My plan was to install Windows, the drivers, and the benchmark tools in the same way, in the same order. That would make the results at least mostly fair. There were some drivers I skipped, like IR, which wouldn’t affect the test.
I tried to be as consistent as possible in the testing, repeating the order of everything and not installing anything unique. The only exception was the RAID driver, which as required for the NVMe drives in RAID (see below).
When using a single m.2 drive, there isn’t much to the BIOS configuration, as Hades Canyon comes configured for AHCI. However, when using two drives, you need to configure RAID. Here’s a quick video of the process to configure the RAID settings and create a RAID volume:
Once the RAID volume is configured, you can install your operating system of choice.
Windows RAID driver
Depending on your drives (i.e. NVMe or SATA) you will find that Windows may not see the RAID volume as a drive. If this is the case, you’ll need to load the Intel Rapid Storage RAID driver:
Once you’ve got the driver loaded and the RAID volume is listed, you can proceed with the installation as usual.
If you’re not a “visual learner” and would rather have written instructions, the NUC team has posted everything you need here.
So let’s take a look at the results, to compare the different configurations. Here’s a side-by-side comparison of the Performance Test overall results:
The results here are a bit confusing. Yes, we see a significant increase in overall performance when we move from one SATA drive to two. And we see that a single NVMe drive gives nearly the same results as two SATA drives in RAID. What’s strange, though, is that going from a single NVMe drive to two in RAID 0 yields only a marginal improvement in overall system performance. Strange.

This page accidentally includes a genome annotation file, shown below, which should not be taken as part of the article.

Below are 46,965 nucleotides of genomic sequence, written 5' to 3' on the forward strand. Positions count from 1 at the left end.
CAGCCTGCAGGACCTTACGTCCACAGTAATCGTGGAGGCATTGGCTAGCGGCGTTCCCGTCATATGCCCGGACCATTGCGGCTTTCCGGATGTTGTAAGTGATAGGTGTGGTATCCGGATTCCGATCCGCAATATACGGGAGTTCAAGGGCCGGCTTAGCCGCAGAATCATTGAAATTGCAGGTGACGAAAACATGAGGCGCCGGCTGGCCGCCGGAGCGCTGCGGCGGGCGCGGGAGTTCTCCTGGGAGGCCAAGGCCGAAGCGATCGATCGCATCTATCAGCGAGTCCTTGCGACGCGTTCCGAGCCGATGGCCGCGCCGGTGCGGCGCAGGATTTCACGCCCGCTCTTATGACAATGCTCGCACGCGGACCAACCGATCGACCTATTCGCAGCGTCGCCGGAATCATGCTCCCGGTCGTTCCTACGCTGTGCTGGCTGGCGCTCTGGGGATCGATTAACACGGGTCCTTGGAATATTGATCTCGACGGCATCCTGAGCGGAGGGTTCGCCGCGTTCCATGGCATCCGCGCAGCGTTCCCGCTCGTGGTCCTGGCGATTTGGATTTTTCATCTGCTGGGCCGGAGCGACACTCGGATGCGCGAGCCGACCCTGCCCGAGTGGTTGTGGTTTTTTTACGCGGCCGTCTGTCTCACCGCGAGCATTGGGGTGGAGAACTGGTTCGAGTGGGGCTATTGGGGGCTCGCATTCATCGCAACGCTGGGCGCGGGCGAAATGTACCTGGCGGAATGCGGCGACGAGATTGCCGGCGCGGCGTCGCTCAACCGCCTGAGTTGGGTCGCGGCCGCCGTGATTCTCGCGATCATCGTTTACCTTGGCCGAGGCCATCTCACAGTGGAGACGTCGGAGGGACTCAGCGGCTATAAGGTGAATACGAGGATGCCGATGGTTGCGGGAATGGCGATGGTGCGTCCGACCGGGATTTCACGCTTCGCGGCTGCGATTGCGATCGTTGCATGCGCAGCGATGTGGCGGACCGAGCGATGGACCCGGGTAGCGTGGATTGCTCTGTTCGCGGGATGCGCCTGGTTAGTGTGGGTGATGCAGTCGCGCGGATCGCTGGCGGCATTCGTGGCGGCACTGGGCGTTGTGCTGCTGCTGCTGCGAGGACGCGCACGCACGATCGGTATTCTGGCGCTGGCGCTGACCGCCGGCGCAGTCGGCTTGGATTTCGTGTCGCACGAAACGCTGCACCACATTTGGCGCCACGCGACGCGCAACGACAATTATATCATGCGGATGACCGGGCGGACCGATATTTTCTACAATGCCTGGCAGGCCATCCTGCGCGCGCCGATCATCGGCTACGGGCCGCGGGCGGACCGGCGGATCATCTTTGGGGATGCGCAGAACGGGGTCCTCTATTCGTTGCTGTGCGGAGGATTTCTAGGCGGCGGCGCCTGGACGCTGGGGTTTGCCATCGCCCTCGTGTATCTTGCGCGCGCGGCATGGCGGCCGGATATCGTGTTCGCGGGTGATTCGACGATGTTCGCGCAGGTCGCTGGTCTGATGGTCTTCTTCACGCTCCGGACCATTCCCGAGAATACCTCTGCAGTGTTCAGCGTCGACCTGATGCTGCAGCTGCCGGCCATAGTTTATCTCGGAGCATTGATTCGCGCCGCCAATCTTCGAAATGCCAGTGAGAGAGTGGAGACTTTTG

Now, let’s look at the results from PCMark10. This should give us an idea of how real world performance would be impacted:
Notice anything weird? The scores look almost identical. And in the Productivity test, the single Crucial drive actually won. In the Essentials test, the NVMe drives in RAID won out, but only by a small margin. This is confusing.
Let’s go back to Performance Test and look at JUST drive performance tests:
Alright, now we’re getting somewhere. These numbers paint a very different picture than the overall system tests. The difference in disk performance between a single drive and a pair in RAID 0 is huge. Interestingly, just looking at the RAID scores, the Crucial SATA drives did pretty darned well. Yes, the NVMe drives in RAID blew everything away with an overall disk score of 9318, but the Crucial drives came in at about 93% of that with a score of 8705. And if you look at random R/W, they’re neck-and-neck with the ADATA drives.
Rerunning the tests showed mostly consistent results. There was some variation between runs in each configuration, but not enough to matter.
So what did we (or maybe just I) learn from these tests. We learned that while your everyday use may not change all that much, when you’re copying large files, rendering video, sharing out data, or doing anything else that hits the disk hard, you should notice an improvement. One use that comes to mind is virtualization. When running multiple virtual machines, disk performance would be huge, and what we’re seeing here is that NVMe in RAID 0 is the clear winner.
And we learned that a high-end SATA drive can hold its own against a cheap NVMe drive in RAID 0. Bang for your buck-wise, this is important. One of the Crucial MX500 SATA m.2 drives will set you back about $100 for 500GB. Compare that to the ADATA NVMe drive, which you can get on sale for about $40 for 128GB. Yes, the NVMe drive is slightly faster, but for a little more than twice the cost, you can quadruple your capacity.
I realize this isn’t entirely fair, as I’m comparing entry-level NVMe to performance-level SATA. Still, when cost is a factor, you want to be sure you’re getting the best value. In this configuration (two drives in RAID 0), I would rather have 500GB of capacity than 128GB when I’m only losing a small amount of performance.